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Autobiography of Benvenuto Cellini Vol 2

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(4,389 Sterne; 9 Bewertungen)

Cellini's autobiographical memoirs, which he began writing in Florence in 1558, give a detailed account of his singular career, as well as his loves, hatreds, passions, and delights, written in an energetic, direct, and racy style. They show a great self-regard and self-assertion, sometimes running into extravagances which are impossible to credit. He even writes in a complacent way of how he contemplated his murders before carrying them out. He writes of his time in Paris:

Parts of his tale recount some extraordinary events and phenomena; such as his stories of conjuring up a legion of devils in the Colosseum, after one of his not innumerous mistresses had been spirited away from him by her mother; of the marvelous halo of light which he found surrounding his head at dawn and twilight after his Roman imprisonment, and his supernatural visions and angelic protection during that adversity; and of his being poisoned on two separate occasions.

The autobiography is a classic, and commonly regarded as one of the most colourful; it is certainly the most important autobiography from the Renaissance.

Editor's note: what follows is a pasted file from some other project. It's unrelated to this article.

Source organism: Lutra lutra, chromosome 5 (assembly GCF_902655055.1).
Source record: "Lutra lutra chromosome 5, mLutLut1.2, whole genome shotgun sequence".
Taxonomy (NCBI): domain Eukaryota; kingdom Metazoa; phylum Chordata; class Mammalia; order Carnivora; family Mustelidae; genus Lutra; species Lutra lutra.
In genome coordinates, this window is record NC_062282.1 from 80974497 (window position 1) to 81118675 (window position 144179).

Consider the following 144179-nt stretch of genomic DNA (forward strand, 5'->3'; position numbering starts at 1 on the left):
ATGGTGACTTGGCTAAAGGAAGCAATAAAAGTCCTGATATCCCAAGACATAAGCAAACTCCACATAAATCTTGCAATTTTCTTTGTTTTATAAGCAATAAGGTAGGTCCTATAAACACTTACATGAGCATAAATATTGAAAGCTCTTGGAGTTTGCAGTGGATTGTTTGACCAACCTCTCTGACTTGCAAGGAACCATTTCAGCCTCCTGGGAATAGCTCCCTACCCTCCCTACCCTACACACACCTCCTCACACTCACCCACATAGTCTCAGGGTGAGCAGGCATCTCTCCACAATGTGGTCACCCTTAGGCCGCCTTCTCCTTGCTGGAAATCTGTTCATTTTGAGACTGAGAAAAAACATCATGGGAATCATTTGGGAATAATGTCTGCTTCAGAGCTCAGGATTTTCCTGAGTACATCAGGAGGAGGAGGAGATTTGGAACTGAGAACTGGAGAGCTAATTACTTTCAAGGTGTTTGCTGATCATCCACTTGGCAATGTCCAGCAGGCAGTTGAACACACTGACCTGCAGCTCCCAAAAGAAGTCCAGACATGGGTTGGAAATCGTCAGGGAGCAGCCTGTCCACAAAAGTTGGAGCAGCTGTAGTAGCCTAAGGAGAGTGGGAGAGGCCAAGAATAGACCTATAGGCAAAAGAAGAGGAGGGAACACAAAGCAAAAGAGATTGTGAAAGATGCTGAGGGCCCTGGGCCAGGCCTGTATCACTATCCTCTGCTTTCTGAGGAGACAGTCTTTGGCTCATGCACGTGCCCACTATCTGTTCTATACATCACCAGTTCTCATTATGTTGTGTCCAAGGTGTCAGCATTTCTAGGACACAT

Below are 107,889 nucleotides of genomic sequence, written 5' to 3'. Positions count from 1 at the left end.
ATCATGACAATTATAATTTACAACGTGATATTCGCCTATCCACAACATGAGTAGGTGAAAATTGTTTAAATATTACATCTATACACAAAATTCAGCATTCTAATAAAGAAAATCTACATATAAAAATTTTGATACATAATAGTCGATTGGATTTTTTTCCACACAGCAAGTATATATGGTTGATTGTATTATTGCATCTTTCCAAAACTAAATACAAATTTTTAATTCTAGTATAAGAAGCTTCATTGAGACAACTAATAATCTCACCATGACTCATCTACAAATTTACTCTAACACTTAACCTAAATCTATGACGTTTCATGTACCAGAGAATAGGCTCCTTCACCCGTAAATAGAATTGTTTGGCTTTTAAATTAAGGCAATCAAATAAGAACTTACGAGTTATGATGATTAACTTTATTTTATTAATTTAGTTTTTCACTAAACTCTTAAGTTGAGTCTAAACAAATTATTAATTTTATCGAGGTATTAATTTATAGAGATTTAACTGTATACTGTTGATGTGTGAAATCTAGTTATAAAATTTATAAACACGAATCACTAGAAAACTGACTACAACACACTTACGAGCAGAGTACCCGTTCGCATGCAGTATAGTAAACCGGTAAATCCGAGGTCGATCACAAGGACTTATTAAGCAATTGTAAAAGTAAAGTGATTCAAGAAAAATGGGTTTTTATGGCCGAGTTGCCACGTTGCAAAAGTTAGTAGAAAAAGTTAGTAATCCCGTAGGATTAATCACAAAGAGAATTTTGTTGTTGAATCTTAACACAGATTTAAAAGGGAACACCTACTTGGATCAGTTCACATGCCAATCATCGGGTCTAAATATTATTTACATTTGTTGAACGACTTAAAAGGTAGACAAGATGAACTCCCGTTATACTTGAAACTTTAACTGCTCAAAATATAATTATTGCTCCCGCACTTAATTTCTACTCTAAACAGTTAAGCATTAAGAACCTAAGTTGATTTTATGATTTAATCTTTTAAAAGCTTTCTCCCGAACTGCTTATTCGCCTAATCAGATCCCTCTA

Cellini's autobiography is one of the books Tom Sawyer mentions as inspiration while freeing Jim in The Adventures of Huckleberry Finn. (Summary adapted from Wikipedia by Karen Merline) (7 hr 21 min)


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(4,5 Sterne)

Continuing from volume one. During this period Cellini relates his many interactions with his patrons, Duke and Duchess near Florence, who sometimes have quarrels with him and put him in no-win situations, while at other times are his greatest admirers, though slow at paying him what is due. He also was patronized by the King and Queen of France during which time he was happy to escape problems in Italy. Much time is spent in Florence where he did work for the Duke and was able to help his sister and 6 nieces after his good-hearted brother-in-law dies. He experiences further danger, a poisoning and other "rascalities " from various enemies. I found the descriptions of his various sculptures interesting. At times there is fierce competition with rival artists and Cellini does not shy away from commenting on what he sees as their inferiority. The readers all spoke clearly and a couple were very professional. Thank you for your time and effort. Cellini must have written his life up to age 66 (1566?). But nothing was said at the last chapter if it was to be continued further. I remember reading that he wrote this at age 70.